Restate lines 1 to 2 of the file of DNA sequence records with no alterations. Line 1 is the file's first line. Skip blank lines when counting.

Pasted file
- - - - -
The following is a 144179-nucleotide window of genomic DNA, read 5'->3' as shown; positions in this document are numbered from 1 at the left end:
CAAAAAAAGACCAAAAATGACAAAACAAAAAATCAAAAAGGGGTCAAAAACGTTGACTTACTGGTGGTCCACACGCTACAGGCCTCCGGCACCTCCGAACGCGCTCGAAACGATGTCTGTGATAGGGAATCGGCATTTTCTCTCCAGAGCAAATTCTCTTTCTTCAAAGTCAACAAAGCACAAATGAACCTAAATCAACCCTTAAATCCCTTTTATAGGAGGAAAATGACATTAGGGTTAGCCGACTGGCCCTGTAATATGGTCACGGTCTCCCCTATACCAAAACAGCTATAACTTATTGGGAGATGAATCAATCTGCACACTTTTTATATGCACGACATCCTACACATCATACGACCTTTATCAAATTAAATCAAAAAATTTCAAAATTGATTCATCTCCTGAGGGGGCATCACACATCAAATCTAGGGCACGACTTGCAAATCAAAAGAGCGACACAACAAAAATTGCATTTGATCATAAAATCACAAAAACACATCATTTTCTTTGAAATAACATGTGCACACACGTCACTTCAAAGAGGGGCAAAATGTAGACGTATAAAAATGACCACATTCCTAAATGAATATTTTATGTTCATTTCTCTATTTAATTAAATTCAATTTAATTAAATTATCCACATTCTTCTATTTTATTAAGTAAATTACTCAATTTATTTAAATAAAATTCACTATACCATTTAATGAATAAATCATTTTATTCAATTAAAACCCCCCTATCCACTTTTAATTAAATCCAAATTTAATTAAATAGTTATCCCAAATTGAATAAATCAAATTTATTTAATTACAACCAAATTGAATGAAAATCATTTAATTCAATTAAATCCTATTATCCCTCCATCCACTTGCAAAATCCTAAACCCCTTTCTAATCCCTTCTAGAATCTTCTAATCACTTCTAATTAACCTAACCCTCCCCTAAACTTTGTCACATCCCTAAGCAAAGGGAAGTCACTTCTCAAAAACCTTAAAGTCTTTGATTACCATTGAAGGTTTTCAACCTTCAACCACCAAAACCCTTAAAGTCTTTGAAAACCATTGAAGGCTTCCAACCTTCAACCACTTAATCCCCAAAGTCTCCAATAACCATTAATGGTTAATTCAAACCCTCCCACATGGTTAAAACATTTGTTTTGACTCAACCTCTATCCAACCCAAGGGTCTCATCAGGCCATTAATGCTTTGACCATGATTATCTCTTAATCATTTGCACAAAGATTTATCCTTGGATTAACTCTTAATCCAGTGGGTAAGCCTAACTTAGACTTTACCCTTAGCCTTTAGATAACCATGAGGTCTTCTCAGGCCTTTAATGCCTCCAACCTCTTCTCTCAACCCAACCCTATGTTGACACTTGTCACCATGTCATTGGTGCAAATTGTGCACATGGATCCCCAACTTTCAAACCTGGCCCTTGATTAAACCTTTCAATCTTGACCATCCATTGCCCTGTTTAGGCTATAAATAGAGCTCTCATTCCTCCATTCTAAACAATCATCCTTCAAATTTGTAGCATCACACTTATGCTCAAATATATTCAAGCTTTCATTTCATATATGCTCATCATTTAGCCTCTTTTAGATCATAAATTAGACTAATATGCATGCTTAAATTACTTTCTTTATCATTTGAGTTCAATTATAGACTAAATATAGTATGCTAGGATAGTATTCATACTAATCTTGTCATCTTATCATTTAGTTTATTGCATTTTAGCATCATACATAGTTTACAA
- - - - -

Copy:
The following is a 144179-nucleotide window of genomic DNA, read 5'->3' as shown; positions in this document are numbered from 1 at the left end:
CAAAAAAAGACCAAAAATGACAAAACAAAAAATCAAAAAGGGGTCAAAAACGTTGACTTACTGGTGGTCCACACGCTACAGGCCTCCGGCACCTCCGAACGCGCTCGAAACGATGTCTGTGATAGGGAATCGGCATTTTCTCTCCAGAGCAAATTCTCTTTCTTCAAAGTCAACAAAGCACAAATGAACCTAAATCAACCCTTAAATCCCTTTTATAGGAGGAAAATGACATTAGGGTTAGCCGACTGGCCCTGTAATATGGTCACGGTCTCCCCTATACCAAAACAGCTATAACTTATTGGGAGATGAATCAATCTGCACACTTTTTATATGCACGACATCCTACACATCATACGACCTTTATCAAATTAAATCAAAAAATTTCAAAATTGATTCATCTCCTGAGGGGGCATCACACATCAAATCTAGGGCACGACTTGCAAATCAAAAGAGCGACACAACAAAAATTGCATTTGATCATAAAATCACAAAAACACATCATTTTCTTTGAAATAACATGTGCACACACGTCACTTCAAAGAGGGGCAAAATGTAGACGTATAAAAATGACCACATTCCTAAATGAATATTTTATGTTCATTTCTCTATTTAATTAAATTCAATTTAATTAAATTATCCACATTCTTCTATTTTATTAAGTAAATTACTCAATTTATTTAAATAAAATTCACTATACCATTTAATGAATAAATCATTTTATTCAATTAAAACCCCCCTATCCACTTTTAATTAAATCCAAATTTAATTAAATAGTTATCCCAAATTGAATAAATCAAATTTATTTAATTACAACCAAATTGAATGAAAATCATTTAATTCAATTAAATCCTATTATCCCTCCATCCACTTGCAAAATCCTAAACCCCTTTCTAATCCCTTCTAGAATCTTCTAATCACTTCTAATTAACCTAACCCTCCCCTAAACTTTGTCACATCCCTAAGCAAAGGGAAGTCACTTCTCAAAAACCTTAAAGTCTTTGATTACCATTGAAGGTTTTCAACCTTCAACCACCAAAACCCTTAAAGTCTTTGAAAACCATTGAAGGCTTCCAACCTTCAACCACTTAATCCCCAAAGTCTCCAATAACCATTAATGGTTAATTCAAACCCTCCCACATGGTTAAAACATTTGTTTTGACTCAACCTCTATCCAACCCAAGGGTCTCATCAGGCCATTAATGCTTTGACCATGATTATCTCTTAATCATTTGCACAAAGATTTATCCTTGGATTAACTCTTAATCCAGTGGGTAAGCCTAACTTAGACTTTACCCTTAGCCTTTAGATAACCATGAGGTCTTCTCAGGCCTTTAATGCCTCCAACCTCTTCTCTCAACCCAACCCTATGTTGACACTTGTCACCATGTCATTGGTGCAAATTGTGCACATGGATCCCCAACTTTCAAACCTGGCCCTTGATTAAACCTTTCAATCTTGACCATCCATTGCCCTGTTTAGGCTATAAATAGAGCTCTCATTCCTCCATTCTAAACAATCATCCTTCAAATTTGTAGCATCACACTTATGCTCAAATATATTCAAGCTTTCATTTCATATATGCTCATCATTTAGCCTCTTTTAGATCATAAATTAGACTAATATGCATGCTTAAATTACTTTCTTTATCATTTGAGTTCAATTATAGACTAAATATAGTATGCTAGGATAGTATTCATACTAATCTTGTCATCTTATCATTTAGTTTATTGCATTTTAGCATCATACATAGTTTACAA